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Encyclopedia > Pushrods

A pushrod or overhead valve (OHV) type piston engine places the camshaft below the pistons and uses pushrods or "rods" to actuate lifters or tappets above the cylinder head to actuate the valves. This contrasts with an overhead cam (OHC) design which places the camshafts above the cylinder head and drives the valves directly.

Pushrod engines are somewhat maligned as "old fashioned" by the modern automotive press, but pushrod designs have been quite successful. Two specific problems present themselves with pushrod engines:

  • Limited RPM - Pushrods add complexity and have historically had a tendency to snap at high RPM. Therefore, conventional wisdom says that a pushrod engine cannot rev as high as an OHC design. However, modern manufacturing and materials has all but eliminated this area of concern. Modern pushrod engines can rev well past 6,000 RPM, which is about as fast as most passenger car engines ever run.
  • Limited valve flexibility - The biggest benefit of an OHC design is the use of multiple intake and exhaust valves, and Variable Valve Timing. No modern pushrod engine has had more than two valves per cylinder, while many OHC engines have used three, four or even five valves per cylinder to achieve greater efficiency. Rumors persist that General Motors is working on a 4-valve pushrod version of the LS2 V8, but this has yet to be seen.

  Results from FactBites:
Pushrods and Other Control Surface Linkages from Hobby Lobby! (512 words)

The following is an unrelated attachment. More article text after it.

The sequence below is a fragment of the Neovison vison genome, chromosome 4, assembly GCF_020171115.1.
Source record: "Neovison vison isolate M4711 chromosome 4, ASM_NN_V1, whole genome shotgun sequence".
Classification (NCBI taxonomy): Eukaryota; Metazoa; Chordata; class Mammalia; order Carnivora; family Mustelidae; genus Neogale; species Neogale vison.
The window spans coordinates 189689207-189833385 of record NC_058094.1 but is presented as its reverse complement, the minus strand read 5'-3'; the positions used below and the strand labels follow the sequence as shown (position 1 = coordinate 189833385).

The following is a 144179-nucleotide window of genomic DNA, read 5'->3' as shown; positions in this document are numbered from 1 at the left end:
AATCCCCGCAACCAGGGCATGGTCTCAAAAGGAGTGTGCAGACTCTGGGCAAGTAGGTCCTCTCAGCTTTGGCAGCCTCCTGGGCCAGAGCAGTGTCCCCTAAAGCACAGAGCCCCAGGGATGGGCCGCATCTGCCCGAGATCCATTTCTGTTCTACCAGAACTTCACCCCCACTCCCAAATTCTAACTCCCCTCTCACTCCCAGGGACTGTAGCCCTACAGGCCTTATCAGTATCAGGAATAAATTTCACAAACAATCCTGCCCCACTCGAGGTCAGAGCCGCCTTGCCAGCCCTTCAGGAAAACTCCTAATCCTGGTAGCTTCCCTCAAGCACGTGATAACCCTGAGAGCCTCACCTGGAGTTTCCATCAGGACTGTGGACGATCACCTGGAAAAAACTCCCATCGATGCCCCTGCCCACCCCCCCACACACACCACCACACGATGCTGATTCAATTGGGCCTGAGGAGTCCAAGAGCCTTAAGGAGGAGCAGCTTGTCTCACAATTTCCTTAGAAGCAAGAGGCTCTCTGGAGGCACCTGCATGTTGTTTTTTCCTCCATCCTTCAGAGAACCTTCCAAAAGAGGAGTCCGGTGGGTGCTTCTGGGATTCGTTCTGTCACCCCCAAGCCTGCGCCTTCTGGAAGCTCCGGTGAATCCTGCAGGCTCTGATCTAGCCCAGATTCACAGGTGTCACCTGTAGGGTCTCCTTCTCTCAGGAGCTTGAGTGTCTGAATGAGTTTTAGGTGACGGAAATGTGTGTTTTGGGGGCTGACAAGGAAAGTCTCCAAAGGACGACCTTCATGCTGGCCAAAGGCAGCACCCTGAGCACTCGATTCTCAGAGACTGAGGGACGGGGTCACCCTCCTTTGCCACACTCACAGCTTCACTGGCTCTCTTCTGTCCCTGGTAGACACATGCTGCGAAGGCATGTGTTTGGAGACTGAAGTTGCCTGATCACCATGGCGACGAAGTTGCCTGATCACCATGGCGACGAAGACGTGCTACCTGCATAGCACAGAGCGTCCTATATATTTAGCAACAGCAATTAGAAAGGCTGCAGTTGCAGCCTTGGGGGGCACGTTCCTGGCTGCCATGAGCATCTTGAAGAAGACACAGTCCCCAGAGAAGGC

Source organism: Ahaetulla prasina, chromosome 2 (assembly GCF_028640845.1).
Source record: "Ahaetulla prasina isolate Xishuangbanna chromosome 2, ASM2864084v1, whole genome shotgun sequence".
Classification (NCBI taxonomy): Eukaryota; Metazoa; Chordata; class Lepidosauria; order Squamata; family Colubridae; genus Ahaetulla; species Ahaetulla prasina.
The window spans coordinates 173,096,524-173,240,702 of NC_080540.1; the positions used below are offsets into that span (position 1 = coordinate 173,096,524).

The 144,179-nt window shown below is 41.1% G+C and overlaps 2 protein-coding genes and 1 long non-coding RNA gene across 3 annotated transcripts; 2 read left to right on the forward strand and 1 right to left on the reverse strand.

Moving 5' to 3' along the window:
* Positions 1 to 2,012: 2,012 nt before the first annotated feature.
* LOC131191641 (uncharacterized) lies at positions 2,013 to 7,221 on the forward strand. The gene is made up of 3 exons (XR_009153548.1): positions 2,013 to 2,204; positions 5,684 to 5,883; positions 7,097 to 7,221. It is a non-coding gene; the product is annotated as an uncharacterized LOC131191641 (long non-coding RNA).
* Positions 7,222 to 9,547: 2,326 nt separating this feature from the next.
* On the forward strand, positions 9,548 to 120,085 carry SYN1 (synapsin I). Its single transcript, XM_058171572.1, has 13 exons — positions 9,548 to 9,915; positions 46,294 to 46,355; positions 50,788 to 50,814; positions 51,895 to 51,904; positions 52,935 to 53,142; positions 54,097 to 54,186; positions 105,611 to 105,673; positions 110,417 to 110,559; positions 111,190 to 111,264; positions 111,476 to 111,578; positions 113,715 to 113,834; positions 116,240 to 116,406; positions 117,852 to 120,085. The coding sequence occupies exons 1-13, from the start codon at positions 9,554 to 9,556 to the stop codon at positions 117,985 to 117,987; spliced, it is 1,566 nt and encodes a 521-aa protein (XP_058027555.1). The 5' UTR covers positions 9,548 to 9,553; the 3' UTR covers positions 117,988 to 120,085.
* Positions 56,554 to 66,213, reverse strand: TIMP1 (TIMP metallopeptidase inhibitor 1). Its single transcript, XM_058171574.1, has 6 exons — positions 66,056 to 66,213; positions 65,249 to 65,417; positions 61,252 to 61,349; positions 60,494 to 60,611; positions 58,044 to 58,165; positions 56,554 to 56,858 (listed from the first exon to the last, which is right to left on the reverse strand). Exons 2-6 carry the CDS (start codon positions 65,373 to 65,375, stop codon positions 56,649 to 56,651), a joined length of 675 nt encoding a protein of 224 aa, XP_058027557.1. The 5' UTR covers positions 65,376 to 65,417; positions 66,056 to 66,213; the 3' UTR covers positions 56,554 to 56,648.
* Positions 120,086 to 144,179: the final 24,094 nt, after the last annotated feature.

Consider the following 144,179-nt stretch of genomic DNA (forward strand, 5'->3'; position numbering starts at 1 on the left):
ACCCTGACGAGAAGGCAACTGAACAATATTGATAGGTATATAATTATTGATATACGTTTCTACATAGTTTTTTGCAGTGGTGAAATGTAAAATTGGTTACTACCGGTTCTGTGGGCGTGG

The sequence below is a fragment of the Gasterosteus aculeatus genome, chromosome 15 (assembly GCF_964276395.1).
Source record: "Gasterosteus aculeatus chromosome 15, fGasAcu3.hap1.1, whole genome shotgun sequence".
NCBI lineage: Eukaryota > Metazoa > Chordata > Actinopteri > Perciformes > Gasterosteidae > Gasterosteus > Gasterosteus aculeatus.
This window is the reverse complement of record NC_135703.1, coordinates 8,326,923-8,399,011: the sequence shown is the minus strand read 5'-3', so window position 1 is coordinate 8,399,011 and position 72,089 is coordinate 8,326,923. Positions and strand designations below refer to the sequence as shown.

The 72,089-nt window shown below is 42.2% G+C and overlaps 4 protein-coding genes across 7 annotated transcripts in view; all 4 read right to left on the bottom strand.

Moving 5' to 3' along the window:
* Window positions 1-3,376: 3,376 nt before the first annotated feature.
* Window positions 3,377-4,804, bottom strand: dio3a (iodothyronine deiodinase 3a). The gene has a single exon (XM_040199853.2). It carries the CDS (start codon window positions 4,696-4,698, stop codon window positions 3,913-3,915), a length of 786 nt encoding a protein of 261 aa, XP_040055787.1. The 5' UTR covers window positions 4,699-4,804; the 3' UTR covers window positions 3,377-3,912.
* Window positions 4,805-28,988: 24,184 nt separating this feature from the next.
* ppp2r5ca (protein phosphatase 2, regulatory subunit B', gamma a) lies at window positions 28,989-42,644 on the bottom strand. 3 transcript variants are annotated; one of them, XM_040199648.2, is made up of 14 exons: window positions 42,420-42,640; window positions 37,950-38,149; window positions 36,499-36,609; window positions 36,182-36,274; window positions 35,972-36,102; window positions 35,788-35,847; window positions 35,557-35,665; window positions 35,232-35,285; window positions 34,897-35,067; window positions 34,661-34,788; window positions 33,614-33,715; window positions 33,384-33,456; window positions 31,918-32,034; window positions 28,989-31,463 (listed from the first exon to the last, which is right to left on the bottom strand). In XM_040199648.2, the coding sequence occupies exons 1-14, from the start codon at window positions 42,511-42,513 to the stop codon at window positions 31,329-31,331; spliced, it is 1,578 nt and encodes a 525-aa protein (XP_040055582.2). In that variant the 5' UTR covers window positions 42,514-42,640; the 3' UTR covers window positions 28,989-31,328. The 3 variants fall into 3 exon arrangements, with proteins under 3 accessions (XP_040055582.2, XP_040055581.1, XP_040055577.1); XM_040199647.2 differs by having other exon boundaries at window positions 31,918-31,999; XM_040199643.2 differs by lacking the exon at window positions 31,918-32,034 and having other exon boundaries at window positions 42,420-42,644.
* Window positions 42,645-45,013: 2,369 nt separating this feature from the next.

Two 36" long complete pushrods that use tiny 1/32" music wire inside special slippery plastic tube, which is inside a larger plastic tube.
It can be used for such linkages as a single pushrod from a servo connected to split elevators, or to flaps, or from dual servos to a boat rudder.
Use one for rudder pushrod, one for elevator.
Redundant pushrod-to-bellcrank connection - Patent 4030378 (1143 words)
A pushrod-to-bellcrank attachment includes a primary pivot connection and two secondary pin and slot connections so arranged relative to each other that there is a continuing operative connection of the pushrod to the bellcrank in the event the primary connection is lost by small arms fire.
This invention is particularly concerned with the attachment of pushrod 22 to bellcrank 10 which provides an improved redundant pivotal connection between these two members capable of continuing the same precise movements of the members following loss of the primary pivot between these members by projectile damage.
Pushrod 22 has a bifurcated end 28 the extremities of which are enlarged in area to form two side plates 30 which somewhat conform in shape to fin portion 20 of bellcrank 10 and receive portion 20 between them.
  More results at FactBites »



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